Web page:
Some early May installations.

The snow is melting, the soil is thawing and building season is underway. We have hit the ground running with several installations and are quickly filling our schedule for early summer.

Our season started in Kasilof AK where we tried to install a few posts for a small addition and quickly turned into our toughest job yet. We arrived in early May with snow and ice still present.

The area where we were to install our posts was free of snow all winter due to plowing. We quickly learned that the frost was thick and very deep. If the frost is much deeper than 18″ below grade we are unable to quickly melt that with our Thermarod heater. At this time we decided to allow time for the frost to break up a little more as the days continued to warm.

After a few weeks we arrived to install the 3 posts. With the frost gone, we expected smooth sailing and installed the first post through great gravel and sandy soils. These soils are some of the best bearing soils for our posts; but they can also be some of the toughest for us to install in. We found this out very quickly as we were unable to screw our second and third post in the complete 6 feet. The soils were too dense and rocky and the rocks were pretty large.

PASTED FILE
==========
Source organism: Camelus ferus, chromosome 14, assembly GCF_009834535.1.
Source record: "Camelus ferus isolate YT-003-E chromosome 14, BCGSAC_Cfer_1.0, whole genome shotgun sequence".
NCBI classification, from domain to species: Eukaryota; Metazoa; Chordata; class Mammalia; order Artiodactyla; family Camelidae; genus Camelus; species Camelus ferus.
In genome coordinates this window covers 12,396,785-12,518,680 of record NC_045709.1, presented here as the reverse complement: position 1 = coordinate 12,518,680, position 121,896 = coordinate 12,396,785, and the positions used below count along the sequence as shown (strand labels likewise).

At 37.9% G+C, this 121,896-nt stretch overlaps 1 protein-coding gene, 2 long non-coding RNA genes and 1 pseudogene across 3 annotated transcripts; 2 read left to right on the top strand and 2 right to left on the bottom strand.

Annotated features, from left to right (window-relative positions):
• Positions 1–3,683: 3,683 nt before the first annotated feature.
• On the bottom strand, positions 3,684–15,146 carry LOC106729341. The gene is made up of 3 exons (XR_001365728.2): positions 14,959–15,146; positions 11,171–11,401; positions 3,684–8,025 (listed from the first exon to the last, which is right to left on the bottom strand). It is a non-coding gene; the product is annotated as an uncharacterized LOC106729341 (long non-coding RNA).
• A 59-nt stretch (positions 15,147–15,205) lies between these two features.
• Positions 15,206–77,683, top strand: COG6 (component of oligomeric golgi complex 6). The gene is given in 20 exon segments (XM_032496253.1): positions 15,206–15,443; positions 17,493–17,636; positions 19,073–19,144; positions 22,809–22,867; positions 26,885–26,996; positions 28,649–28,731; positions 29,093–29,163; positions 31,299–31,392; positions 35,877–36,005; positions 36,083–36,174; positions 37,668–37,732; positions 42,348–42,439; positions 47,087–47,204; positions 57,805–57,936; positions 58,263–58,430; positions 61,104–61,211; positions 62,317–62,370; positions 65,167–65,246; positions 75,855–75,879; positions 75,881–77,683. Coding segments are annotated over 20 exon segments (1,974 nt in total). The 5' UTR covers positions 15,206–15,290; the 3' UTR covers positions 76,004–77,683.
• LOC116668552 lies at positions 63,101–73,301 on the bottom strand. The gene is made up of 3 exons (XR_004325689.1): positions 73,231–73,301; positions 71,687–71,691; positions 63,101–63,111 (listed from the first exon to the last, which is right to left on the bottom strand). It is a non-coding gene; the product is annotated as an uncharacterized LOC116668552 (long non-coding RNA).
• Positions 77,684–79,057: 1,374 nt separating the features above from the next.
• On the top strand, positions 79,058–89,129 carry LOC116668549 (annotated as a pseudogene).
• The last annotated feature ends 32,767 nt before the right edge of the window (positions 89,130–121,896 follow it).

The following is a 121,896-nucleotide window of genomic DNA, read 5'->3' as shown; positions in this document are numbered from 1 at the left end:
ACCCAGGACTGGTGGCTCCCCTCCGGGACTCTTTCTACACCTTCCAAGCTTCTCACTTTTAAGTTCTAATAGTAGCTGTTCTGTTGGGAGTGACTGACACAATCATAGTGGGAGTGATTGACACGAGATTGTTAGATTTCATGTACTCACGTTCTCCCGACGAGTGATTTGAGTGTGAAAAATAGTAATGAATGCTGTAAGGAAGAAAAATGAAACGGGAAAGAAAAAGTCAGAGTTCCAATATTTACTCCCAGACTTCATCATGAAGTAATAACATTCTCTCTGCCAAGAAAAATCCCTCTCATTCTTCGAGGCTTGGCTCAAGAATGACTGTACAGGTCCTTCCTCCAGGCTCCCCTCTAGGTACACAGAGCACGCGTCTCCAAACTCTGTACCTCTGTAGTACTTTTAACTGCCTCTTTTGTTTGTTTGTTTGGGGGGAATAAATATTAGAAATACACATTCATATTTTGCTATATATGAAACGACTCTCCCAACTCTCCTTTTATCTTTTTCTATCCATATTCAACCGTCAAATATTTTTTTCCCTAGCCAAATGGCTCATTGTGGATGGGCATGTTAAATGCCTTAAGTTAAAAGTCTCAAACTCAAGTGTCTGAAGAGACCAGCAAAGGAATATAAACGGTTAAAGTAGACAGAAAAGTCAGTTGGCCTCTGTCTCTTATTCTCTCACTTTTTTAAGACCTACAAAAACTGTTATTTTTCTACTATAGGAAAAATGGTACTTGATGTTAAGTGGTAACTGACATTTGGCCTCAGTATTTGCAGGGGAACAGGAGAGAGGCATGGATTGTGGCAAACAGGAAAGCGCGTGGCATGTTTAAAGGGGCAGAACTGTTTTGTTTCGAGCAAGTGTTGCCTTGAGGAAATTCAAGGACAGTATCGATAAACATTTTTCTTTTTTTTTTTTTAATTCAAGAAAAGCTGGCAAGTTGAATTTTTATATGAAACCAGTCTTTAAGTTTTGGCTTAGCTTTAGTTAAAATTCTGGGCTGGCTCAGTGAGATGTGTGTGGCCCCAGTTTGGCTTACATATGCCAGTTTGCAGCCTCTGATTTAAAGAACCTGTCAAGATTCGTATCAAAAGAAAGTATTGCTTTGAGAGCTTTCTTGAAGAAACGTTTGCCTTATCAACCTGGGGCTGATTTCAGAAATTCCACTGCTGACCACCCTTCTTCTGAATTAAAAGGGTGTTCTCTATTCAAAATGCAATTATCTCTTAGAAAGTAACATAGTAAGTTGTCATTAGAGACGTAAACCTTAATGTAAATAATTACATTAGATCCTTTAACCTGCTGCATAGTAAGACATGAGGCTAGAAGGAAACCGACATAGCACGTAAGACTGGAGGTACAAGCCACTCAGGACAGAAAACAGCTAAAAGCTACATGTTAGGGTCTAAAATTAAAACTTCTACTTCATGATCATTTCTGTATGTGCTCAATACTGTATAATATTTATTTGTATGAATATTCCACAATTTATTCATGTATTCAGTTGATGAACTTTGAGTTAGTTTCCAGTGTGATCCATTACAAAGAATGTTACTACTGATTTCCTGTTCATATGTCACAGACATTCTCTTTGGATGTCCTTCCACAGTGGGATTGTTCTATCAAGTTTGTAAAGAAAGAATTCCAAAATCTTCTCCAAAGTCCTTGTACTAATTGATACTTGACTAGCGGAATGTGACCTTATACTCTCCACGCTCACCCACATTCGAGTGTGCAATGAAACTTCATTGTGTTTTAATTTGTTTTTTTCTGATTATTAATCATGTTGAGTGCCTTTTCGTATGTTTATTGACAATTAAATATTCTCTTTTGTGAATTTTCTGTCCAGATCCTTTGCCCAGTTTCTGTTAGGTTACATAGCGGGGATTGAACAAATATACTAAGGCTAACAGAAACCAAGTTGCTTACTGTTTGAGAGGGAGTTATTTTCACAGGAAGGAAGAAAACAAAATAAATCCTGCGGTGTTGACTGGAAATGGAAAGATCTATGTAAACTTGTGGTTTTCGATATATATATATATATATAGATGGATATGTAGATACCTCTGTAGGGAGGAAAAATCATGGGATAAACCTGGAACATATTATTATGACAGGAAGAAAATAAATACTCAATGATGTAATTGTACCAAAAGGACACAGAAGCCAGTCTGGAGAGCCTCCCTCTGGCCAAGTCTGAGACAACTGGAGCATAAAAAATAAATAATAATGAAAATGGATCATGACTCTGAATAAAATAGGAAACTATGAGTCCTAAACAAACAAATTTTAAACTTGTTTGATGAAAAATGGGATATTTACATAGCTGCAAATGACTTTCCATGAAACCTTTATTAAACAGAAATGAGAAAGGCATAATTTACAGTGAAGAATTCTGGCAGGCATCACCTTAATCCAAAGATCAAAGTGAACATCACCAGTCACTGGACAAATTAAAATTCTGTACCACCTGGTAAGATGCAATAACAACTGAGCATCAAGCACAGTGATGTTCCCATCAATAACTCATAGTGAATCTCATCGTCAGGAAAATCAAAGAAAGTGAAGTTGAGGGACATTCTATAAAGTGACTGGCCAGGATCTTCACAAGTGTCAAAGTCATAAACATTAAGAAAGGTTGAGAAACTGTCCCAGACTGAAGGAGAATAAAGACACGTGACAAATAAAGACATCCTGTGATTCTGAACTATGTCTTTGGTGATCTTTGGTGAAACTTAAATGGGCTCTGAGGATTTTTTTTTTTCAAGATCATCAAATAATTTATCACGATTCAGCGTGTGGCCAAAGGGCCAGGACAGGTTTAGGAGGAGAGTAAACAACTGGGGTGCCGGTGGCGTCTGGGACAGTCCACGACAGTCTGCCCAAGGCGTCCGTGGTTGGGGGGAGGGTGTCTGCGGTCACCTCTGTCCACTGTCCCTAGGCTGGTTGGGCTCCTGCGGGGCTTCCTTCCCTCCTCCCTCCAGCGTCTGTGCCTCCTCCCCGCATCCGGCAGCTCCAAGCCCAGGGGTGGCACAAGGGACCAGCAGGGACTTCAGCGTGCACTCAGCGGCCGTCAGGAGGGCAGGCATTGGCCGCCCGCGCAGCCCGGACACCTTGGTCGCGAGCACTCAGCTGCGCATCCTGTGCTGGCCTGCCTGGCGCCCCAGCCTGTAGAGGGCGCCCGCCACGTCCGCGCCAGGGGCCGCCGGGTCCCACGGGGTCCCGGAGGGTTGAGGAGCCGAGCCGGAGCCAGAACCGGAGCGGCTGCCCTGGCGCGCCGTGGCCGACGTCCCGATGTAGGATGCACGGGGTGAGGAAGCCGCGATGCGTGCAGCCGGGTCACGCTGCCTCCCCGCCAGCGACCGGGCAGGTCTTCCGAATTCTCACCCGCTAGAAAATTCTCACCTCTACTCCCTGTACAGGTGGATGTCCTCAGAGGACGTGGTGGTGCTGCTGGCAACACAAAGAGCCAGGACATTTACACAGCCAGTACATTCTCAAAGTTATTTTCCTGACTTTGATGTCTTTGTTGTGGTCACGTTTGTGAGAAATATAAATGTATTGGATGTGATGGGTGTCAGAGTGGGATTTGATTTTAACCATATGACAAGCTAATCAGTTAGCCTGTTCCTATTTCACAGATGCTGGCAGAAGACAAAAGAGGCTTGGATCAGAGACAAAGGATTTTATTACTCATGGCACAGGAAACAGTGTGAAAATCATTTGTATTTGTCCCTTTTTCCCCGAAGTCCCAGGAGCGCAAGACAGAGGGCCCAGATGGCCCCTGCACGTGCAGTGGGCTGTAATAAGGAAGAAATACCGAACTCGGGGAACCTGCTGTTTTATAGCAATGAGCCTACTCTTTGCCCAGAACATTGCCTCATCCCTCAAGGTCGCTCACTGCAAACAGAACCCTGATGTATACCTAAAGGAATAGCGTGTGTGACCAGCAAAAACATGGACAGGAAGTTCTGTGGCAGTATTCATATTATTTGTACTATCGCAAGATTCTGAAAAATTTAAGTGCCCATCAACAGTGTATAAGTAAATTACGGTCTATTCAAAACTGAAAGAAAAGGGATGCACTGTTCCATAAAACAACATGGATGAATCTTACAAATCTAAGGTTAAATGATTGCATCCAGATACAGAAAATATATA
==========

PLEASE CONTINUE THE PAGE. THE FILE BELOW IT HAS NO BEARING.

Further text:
To date this is the first time we were unable to install any posts due to rocky soils. So we opted to use a back hoe to excavate a 4 foot deep ‘starter’ hole and then begun our post installation. After installing the post another 2 feet down we reached the maximum torque and we ready to back fill the hole around our post.

In the final foot or so of backfilling we used the bucket of the back hoe to align the post properly and compact the disturbed soil around the posts. It took us just under 1.5 hours installing these two posts with the aid of the back hoe.

People often ask us how strong our machine is – well after seeing this photo of a P2, you can see that our R2D installation machine packs enough power to completely bend the post. This is the post we removed after trying to penetrate the dense layer of sand and rocks.

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